Taking Corrective Action

Specifically, employees need to be clearly advised of the problem or concern that needs to be corrected and be given a reasonable opportunity to improve before any further action is taken. Before action is taken, an employee must be given notice and an opportunity to respond.  Corrective action is not considered “discipline” and is primarily focused on improving the employee’s performance, attendance or conduct. Your goal as a manager is to guide the employee to correct performance, attendance or behavior, not to punish the employee. Corrective action involves verbal or written communications from you to the employee that are designed to assist the employee in correcting the “problem” or concern, e.g., performance, attendance or conduct. Non-disciplinary corrective action typically includes informal discussions, verbal warnings and letters of concern or expectation.

In general, corrective action should be progressive, beginning with the lowest severity action before employing actions of more severity. Any formal corrective or disciplinary action must follow the principles of "Just Cause".

Performance, Attendance or Conduct Concerns

On occasion, a manager or supervisor may be confronted with a difficult employee situation or concern. Most of the concerns can usually be organized into one or more of the following areas: performance, attendance or conduct. The most important advice we can give is not to tolerate, minimize or ignore these concerns. Prompt, appropriate and consistent follow-up to any of these issues is always the best bet for improving a difficult situation with an employee's performance, attendance or conduct.

Note: Any threats of imminent violence or actual violence should be immediately reported to campus police.


  • Poor quality of work
  • Job takes more time and effort than usual
  • Deadlines are missed
  • Mistakes are made due to inattention or poor judgment
  • Complaints from customers/students/faculty/community


  • Excessive use of sick leave
  • Frequent Monday and/or Friday absences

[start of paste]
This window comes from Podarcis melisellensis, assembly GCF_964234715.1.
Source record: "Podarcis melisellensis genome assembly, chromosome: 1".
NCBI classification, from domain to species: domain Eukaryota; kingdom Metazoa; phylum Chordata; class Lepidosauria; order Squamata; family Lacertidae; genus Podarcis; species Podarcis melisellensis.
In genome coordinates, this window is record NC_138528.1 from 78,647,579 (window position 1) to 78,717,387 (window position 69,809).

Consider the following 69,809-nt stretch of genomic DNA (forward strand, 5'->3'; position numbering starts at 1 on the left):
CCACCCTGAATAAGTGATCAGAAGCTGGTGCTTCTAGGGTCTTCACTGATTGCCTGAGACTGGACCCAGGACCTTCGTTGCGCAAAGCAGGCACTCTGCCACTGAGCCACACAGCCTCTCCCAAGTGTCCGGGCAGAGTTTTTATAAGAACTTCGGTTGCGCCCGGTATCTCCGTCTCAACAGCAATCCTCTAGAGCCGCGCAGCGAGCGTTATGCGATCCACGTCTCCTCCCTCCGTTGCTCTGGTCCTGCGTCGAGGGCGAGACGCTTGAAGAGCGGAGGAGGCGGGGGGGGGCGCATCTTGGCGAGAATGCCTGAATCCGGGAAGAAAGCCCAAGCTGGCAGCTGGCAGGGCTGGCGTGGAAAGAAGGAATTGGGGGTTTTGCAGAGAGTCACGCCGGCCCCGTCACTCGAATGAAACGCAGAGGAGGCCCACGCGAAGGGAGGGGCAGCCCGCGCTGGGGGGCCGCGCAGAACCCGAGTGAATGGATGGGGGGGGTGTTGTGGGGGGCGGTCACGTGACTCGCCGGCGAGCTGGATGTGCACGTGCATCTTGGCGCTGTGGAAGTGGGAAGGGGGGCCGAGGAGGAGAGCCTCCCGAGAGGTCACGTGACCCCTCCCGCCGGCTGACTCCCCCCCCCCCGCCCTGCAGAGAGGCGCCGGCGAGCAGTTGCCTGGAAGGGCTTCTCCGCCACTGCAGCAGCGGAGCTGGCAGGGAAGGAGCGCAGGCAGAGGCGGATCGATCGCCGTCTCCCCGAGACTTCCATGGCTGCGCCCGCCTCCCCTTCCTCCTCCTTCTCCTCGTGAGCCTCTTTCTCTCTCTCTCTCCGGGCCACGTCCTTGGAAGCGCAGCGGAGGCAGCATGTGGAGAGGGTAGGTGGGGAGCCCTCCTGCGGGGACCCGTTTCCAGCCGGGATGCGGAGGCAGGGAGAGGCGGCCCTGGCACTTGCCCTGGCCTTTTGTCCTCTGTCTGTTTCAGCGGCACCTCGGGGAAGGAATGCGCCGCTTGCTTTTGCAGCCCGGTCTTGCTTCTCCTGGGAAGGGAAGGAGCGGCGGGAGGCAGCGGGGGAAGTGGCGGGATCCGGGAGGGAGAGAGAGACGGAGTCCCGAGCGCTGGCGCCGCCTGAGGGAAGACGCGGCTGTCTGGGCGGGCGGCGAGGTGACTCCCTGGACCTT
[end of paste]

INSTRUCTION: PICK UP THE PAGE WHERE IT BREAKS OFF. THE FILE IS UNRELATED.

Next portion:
• Repeated absences that follow a particular pattern
  • Excessive tardiness, in the morning and/or after lunch
  • Peculiar and/or improbable excuses for absences
  • Multiple instances of unauthorized leave


  • Argumentative, difficult behavior, easily angered
  • Complaints from peers regarding poor interpersonal relationships
  • Drastic changes in physical appearance
  • Smell of alcohol and/or impaired physical ability
  • Verbal fights with co-workers/customers/others
  • Inappropriate or intimidating physical contact
  • Threats or actual physical violence towards people or property


One of the first and most important steps in effective corrective action is communication. All employees must be provided with clear expectations from their supervisor.  If concerns arise even after clear expectations have been provided to the employee, talk privately with the employee about your concerns. Be specific in describing the unacceptable performance or behavior. Avoid using conclusions.  Rather, focus on the facts. Use factual examples, not generalizations, e.g., “you were 20 minutes late on Tuesday and three days last week,” vs. “you’re always late.” Clearly state your expectation for improved performance or behavior, e.g., “I expect you to be here at 8am, your scheduled start-time.” In some situations you may feel frustrated or angry when an employee repeatedly fails to perform satisfactorily or follow the rules. Keep in mind, however, that most employees come to work wanting to do a good job. Some will require more specific and frequent feedback than others to understand what that means in your work site and in the jobs under your supervision. Frequency of feedback will largely depend on what you observe in the employee’s behavior and performance and on the cycles of the work (e.g., tardiness can be corrected immediately, but it may take days or weeks to complete a particular project or task for your review).  Employee Relations is here to guide and assist you in the corrective action process.


If the unacceptable performance, attendance and/or conduct persists, submit an HR ServiceNow ticket for advice on next steps. Depending on the circumstances, a letter of concern or expectation may be given to the employee to communicate your expectations and the need for immediate and sustained improvement. A letter of concern or expectation is not considered discipline. Supervisors are encouraged, but not required, to consult with Employee Relations before issuing a letter of concern or expectation.


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